At The Economist, a remembrance of the great Peter Drucker:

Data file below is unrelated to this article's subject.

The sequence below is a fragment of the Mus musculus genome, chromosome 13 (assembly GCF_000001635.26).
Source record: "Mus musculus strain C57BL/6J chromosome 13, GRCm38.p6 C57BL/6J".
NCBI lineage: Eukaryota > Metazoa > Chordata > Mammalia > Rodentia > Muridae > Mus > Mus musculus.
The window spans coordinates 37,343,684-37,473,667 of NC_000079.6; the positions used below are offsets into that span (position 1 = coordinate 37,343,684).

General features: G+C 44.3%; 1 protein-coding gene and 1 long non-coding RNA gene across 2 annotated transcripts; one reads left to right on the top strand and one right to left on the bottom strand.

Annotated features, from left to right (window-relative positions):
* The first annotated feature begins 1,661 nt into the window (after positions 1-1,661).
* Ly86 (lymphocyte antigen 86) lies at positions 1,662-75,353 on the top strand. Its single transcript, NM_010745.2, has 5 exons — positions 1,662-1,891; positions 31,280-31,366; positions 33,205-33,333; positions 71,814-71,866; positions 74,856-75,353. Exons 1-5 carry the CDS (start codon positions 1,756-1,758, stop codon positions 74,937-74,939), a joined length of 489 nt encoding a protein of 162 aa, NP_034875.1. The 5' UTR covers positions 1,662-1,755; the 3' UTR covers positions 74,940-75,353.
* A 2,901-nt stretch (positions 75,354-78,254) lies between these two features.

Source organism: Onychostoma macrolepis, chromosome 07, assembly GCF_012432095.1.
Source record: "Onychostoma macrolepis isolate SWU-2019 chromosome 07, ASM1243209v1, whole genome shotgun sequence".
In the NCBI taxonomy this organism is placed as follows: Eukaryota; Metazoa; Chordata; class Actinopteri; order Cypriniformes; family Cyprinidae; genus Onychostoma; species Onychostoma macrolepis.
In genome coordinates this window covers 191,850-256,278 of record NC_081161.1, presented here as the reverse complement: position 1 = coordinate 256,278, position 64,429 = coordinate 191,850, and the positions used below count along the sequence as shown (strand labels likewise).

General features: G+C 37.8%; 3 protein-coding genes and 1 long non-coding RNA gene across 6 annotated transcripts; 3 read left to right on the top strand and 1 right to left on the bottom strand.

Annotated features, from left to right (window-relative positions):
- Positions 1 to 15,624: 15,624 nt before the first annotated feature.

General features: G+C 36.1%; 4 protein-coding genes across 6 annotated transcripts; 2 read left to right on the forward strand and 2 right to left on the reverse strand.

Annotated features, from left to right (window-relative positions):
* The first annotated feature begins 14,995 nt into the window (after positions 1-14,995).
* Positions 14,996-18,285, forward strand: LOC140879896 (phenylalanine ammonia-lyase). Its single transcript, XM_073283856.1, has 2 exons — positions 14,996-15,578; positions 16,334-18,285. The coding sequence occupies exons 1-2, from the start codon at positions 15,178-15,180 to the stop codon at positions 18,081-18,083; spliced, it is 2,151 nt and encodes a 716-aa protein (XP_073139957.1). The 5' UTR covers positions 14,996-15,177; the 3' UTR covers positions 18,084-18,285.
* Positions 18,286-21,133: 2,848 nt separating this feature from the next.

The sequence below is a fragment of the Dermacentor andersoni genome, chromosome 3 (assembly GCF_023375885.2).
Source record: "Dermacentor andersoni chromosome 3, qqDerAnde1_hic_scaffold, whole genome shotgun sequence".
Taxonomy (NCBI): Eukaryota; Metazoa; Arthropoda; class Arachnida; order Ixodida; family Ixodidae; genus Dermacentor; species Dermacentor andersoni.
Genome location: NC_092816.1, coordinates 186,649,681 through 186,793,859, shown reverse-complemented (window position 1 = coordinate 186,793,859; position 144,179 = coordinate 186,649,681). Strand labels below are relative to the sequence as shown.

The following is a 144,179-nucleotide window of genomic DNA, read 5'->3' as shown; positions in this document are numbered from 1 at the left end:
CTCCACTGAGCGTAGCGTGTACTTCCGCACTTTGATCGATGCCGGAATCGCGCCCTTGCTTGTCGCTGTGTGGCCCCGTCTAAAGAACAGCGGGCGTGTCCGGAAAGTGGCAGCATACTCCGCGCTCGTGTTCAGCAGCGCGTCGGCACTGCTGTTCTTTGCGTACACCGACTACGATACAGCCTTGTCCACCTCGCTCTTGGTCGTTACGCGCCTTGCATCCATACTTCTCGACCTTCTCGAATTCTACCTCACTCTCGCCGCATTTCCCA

The most important reason why people continue to revere Drucker, though, is that his writing remains startlingly relevant. Reading “Concept of the Corporation”, which was published in 1946, you are struck not just by how accurately he saw the future but also by how similar today’s management problems are to those of yesteryear. This is partly because, whatever the theorists like to think, management is not a progressive science: the same dilemmas and difficult trade-offs crop up time and again. And it is partly because Drucker discovered a creative middle ground between rival schools of management. He treated companies as human organisations rather than just as sources for economic data. But he also insisted that all human organisations, whether in business or the voluntary sector, need clear objectives and hard measurements to keep them efficient. Drucker liked to say that people used the word guru because the word charlatan was so hard to spell. A century after his birth Drucker remains one of the few management thinkers to whom the word “guru” can be applied without a hint of embarrassment.